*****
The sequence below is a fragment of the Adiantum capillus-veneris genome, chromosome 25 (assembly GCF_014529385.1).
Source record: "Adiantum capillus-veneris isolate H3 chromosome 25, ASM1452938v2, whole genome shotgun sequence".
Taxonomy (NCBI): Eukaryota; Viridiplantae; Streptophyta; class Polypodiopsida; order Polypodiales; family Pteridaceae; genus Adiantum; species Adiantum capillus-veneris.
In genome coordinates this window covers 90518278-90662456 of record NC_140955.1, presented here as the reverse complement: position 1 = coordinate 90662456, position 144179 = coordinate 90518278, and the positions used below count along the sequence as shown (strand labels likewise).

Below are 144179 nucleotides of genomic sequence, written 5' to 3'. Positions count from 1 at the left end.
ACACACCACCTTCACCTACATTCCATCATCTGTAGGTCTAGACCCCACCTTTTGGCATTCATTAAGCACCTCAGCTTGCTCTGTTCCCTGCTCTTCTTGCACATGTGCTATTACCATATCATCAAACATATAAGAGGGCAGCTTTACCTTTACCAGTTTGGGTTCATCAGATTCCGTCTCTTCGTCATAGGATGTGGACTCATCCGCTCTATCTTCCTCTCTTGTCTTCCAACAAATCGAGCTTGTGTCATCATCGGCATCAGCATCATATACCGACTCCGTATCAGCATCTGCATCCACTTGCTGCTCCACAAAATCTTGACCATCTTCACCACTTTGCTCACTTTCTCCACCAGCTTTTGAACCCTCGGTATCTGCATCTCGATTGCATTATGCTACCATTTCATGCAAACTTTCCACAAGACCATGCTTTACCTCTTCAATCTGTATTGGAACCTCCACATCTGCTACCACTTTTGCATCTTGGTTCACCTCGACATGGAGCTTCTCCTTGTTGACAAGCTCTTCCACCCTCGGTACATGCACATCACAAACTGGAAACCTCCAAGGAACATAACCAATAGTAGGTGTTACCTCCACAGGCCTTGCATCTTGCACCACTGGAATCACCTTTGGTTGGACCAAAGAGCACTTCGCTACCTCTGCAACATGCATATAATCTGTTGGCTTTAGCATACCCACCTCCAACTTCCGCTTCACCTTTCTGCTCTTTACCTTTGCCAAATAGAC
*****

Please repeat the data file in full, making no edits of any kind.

The sequence below is a fragment of the Adiantum capillus-veneris genome, chromosome 25 (assembly GCF_014529385.1).
Source record: "Adiantum capillus-veneris isolate H3 chromosome 25, ASM1452938v2, whole genome shotgun sequence".
Taxonomy (NCBI): Eukaryota; Viridiplantae; Streptophyta; class Polypodiopsida; order Polypodiales; family Pteridaceae; genus Adiantum; species Adiantum capillus-veneris.
In genome coordinates this window covers 90518278-90662456 of record NC_140955.1, presented here as the reverse complement: position 1 = coordinate 90662456, position 144179 = coordinate 90518278, and the positions used below count along the sequence as shown (strand labels likewise).

Below are 144179 nucleotides of genomic sequence, written 5' to 3'. Positions count from 1 at the left end.
ACACACCACCTTCACCTACATTCCATCATCTGTAGGTCTAGACCCCACCTTTTGGCATTCATTAAGCACCTCAGCTTGCTCTGTTCCCTGCTCTTCTTGCACATGTGCTATTACCATATCATCAAACATATAAGAGGGCAGCTTTACCTTTACCAGTTTGGGTTCATCAGATTCCGTCTCTTCGTCATAGGATGTGGACTCATCCGCTCTATCTTCCTCTCTTGTCTTCCAACAAATCGAGCTTGTGTCATCATCGGCATCAGCATCATATACCGACTCCGTATCAGCATCTGCATCCACTTGCTGCTCCACAAAATCTTGACCATCTTCACCACTTTGCTCACTTTCTCCACCAGCTTTTGAACCCTCGGTATCTGCATCTCGATTGCATTATGCTACCATTTCATGCAAACTTTCCACAAGACCATGCTTTACCTCTTCAATCTGTATTGGAACCTCCACATCTGCTACCACTTTTGCATCTTGGTTCACCTCGACATGGAGCTTCTCCTTGTTGACAAGCTCTTCCACCCTCGGTACATGCACATCACAAACTGGAAACCTCCAAGGAACATAACCAATAGTAGGTGTTACCTCCACAGGCCTTGCATCTTGCACCACTGGAATCACCTTTGGTTGGACCAAAGAGCACTTCGCTACCTCTGCAACATGCATATAATCTGTTGGCTTTAGCATACCCACCTCCAACTTCCGCTTCACCTTTCTGCTCTTTACCTTTGCCAAATAGAC